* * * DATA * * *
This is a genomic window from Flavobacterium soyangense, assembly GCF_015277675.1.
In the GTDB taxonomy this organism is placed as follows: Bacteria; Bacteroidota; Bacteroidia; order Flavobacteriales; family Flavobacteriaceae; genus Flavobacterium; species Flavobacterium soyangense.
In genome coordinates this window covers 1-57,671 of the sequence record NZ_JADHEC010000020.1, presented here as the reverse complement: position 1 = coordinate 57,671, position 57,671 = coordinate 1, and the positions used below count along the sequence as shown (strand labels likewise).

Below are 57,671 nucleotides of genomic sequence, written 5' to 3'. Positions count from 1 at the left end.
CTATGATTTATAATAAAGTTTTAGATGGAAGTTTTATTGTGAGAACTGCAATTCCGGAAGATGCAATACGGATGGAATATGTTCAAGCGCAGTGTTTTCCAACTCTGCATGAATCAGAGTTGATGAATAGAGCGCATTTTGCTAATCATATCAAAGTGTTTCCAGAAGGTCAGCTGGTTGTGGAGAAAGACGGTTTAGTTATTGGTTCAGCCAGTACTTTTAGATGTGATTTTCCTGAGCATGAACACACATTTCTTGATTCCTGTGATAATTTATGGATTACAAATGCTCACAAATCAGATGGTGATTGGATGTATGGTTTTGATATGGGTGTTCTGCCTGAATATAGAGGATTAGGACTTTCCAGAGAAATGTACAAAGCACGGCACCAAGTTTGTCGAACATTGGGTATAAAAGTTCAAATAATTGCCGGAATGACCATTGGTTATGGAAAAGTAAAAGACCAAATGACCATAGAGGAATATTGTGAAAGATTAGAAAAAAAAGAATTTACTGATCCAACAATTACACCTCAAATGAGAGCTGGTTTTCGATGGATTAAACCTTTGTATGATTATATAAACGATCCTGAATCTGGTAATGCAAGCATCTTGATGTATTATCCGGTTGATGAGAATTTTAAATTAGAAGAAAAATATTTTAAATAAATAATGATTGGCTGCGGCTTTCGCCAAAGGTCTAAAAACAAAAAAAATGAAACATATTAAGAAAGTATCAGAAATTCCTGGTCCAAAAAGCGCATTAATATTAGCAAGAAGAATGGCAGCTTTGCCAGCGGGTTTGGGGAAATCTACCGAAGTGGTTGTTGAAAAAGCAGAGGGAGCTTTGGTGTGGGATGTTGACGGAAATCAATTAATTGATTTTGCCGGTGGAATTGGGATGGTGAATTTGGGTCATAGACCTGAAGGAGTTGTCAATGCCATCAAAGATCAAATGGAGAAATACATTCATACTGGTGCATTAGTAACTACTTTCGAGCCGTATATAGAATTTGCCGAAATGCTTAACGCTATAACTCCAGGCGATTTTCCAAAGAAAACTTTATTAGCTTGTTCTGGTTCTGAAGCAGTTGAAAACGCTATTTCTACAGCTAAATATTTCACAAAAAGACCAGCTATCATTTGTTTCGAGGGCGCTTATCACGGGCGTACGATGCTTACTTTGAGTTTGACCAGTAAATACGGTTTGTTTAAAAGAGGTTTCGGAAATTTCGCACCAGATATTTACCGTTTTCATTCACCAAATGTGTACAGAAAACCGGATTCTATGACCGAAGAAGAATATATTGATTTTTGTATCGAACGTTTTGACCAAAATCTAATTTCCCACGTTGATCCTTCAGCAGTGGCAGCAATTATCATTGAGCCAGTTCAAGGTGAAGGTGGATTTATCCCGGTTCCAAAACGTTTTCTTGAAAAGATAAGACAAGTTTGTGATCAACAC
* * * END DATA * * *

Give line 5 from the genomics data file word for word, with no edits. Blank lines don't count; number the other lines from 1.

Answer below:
CTATGATTTATAATAAAGTTTTAGATGGAAGTTTTATTGTGAGAACTGCAATTCCGGAAGATGCAATACGGATGGAATATGTTCAAGCGCAGTGTTTTCCAACTCTGCATGAATCAGAGTTGATGAATAGAGCGCATTTTGCTAATCATATCAAAGTGTTTCCAGAAGGTCAGCTGGTTGTGGAGAAAGACGGTTTAGTTATTGGTTCAGCCAGTACTTTTAGATGTGATTTTCCTGAGCATGAACACACATTTCTTGATTCCTGTGATAATTTATGGATTACAAATGCTCACAAATCAGATGGTGATTGGATGTATGGTTTTGATATGGGTGTTCTGCCTGAATATAGAGGATTAGGACTTTCCAGAGAAATGTACAAAGCACGGCACCAAGTTTGTCGAACATTGGGTATAAAAGTTCAAATAATTGCCGGAATGACCATTGGTTATGGAAAAGTAAAAGACCAAATGACCATAGAGGAATATTGTGAAAGATTAGAAAAAAAAGAATTTACTGATCCAACAATTACACCTCAAATGAGAGCTGGTTTTCGATGGATTAAACCTTTGTATGATTATATAAACGATCCTGAATCTGGTAATGCAAGCATCTTGATGTATTATCCGGTTGATGAGAATTTTAAATTAGAAGAAAAATATTTTAAATAAATAATGATTGGCTGCGGCTTTCGCCAAAGGTCTAAAAACAAAAAAAATGAAACATATTAAGAAAGTATCAGAAATTCCTGGTCCAAAAAGCGCATTAATATTAGCAAGAAGAATGGCAGCTTTGCCAGCGGGTTTGGGGAAATCTACCGAAGTGGTTGTTGAAAAAGCAGAGGGAGCTTTGGTGTGGGATGTTGACGGAAATCAATTAATTGATTTTGCCGGTGGAATTGGGATGGTGAATTTGGGTCATAGACCTGAAGGAGTTGTCAATGCCATCAAAGATCAAATGGAGAAATACATTCATACTGGTGCATTAGTAACTACTTTCGAGCCGTATATAGAATTTGCCGAAATGCTTAACGCTATAACTCCAGGCGATTTTCCAAAGAAAACTTTATTAGCTTGTTCTGGTTCTGAAGCAGTTGAAAACGCTATTTCTACAGCTAAATATTTCACAAAAAGACCAGCTATCATTTGTTTCGAGGGCGCTTATCACGGGCGTACGATGCTTACTTTGAGTTTGACCAGTAAATACGGTTTGTTTAAAAGAGGTTTCGGAAATTTCGCACCAGATATTTACCGTTTTCATTCACCAAATGTGTACAGAAAACCGGATTCTATGACCGAAGAAGAATATATTGATTTTTGTATCGAACGTTTTGACCAAAATCTAATTTCCCACGTTGATCCTTCAGCAGTGGCAGCAATTATCATTGAGCCAGTTCAAGGTGAAGGTGGATTTATCCCGGTTCCAAAACGTTTTCTTGAAAAGATAAGACAAGTTTGTGATCAACAC